This frustration overflowed in spite of the remarkable string of progressive wins across the political landscape, beginning with Roe, continuing with Casey, advancing with Windsor and culminating with Obergefell. What’s more - even since the “triumph” of conservative jurisprudence with Donald Trump’s appointments - social conservatives were handed another loss in Bostock, whose opinion was written by Neil Gorsuch, a hand-picked “Originalist” justice. It begun to dawn on many conservatives that, in spite of apparent electoral victories that have occurred regularly since the Reagan years, they have consistently lost, and lost overwhelmingly to progressive forces.

The Tushnet essay was yet more confirmation that progressives have a vision of where they want to go. To call what they had already achieved merely the result of “defensive crouch liberalism” was a stunning revelation of the raw ambition of progressives, who regarded their march through the institutions heretofore as “defensive”!! Imagine when they went on the “offense”!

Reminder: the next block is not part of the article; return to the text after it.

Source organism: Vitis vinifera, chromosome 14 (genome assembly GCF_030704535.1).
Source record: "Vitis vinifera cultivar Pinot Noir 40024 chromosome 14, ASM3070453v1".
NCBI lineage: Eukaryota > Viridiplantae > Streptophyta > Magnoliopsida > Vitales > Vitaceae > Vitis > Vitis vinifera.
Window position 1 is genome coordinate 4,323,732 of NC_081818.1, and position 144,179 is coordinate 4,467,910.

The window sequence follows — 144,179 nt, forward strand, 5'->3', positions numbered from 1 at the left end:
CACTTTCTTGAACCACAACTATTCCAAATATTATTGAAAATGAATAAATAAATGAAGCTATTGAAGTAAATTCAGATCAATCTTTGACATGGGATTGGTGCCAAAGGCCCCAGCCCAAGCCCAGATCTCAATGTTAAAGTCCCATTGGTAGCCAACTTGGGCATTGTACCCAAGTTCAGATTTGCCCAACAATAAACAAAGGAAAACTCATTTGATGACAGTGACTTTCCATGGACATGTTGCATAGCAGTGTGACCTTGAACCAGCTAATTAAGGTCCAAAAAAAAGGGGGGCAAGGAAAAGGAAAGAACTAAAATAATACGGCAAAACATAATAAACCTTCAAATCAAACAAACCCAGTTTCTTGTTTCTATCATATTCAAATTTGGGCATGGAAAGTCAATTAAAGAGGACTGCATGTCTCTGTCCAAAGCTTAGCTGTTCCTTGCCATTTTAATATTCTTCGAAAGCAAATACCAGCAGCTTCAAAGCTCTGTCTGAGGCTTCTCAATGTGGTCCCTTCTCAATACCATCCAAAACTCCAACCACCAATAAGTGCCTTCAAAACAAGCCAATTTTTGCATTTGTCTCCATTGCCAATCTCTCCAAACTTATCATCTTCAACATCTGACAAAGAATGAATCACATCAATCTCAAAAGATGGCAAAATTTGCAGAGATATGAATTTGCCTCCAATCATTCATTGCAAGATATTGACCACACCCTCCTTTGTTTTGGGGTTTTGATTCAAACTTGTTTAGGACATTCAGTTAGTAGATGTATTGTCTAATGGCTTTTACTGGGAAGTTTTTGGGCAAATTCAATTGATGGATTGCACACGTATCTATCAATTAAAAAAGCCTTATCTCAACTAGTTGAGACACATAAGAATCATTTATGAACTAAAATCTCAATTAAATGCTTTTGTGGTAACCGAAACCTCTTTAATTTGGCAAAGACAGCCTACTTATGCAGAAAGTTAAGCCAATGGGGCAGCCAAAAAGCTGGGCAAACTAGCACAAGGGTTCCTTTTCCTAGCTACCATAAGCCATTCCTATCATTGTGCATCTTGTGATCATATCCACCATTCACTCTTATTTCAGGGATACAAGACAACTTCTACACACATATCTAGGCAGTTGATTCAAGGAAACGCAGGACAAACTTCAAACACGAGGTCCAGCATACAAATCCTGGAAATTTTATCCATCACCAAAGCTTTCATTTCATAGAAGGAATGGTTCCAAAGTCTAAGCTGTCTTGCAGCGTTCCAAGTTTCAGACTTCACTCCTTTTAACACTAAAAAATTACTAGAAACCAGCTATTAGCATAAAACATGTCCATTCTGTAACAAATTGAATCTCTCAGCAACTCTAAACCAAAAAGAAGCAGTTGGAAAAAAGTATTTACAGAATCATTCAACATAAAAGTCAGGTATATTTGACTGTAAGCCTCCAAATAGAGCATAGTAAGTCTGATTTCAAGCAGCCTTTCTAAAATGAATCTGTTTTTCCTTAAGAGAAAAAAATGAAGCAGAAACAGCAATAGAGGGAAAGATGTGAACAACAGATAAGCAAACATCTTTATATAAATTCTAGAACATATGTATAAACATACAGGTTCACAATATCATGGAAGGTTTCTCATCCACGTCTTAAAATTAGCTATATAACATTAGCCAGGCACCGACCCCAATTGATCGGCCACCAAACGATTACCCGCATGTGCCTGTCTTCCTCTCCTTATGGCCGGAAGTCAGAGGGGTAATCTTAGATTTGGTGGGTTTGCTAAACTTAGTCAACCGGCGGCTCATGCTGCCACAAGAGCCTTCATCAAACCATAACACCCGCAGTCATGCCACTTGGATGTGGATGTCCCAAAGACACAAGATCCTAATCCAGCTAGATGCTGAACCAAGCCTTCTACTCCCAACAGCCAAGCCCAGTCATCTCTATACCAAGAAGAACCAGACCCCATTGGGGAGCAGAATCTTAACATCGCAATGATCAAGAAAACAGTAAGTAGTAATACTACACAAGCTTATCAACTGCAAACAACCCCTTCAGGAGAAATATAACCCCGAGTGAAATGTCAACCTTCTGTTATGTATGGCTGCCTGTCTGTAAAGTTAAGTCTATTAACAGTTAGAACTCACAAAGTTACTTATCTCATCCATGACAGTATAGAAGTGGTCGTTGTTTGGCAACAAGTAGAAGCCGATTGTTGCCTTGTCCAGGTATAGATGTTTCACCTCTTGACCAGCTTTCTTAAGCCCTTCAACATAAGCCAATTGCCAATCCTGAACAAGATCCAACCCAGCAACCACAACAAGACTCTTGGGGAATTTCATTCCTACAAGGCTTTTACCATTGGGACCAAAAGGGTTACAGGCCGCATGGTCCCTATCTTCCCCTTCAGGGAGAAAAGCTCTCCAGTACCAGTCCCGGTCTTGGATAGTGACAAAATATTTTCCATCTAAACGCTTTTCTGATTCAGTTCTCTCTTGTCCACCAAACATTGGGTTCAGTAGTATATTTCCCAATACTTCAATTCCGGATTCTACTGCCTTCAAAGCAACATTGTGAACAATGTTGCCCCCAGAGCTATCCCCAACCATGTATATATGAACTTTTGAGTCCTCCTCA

It was a wake-up call for conservatives - but most have chosen to hit the snooze button.

Instead, Conservatism Inc. retreated into a genuine “defensive crouch,” calling for a return to a “better” liberalism. Rather than responding with an alternative vision of a good society, mainstream conservatism instead begged - Rodney King style - “can’t we all get along?” To the threat of a domineering vision of Progressivism, conservatism adopted the pose of John Rawls, asking the other side just to “bracket” any idea of the good.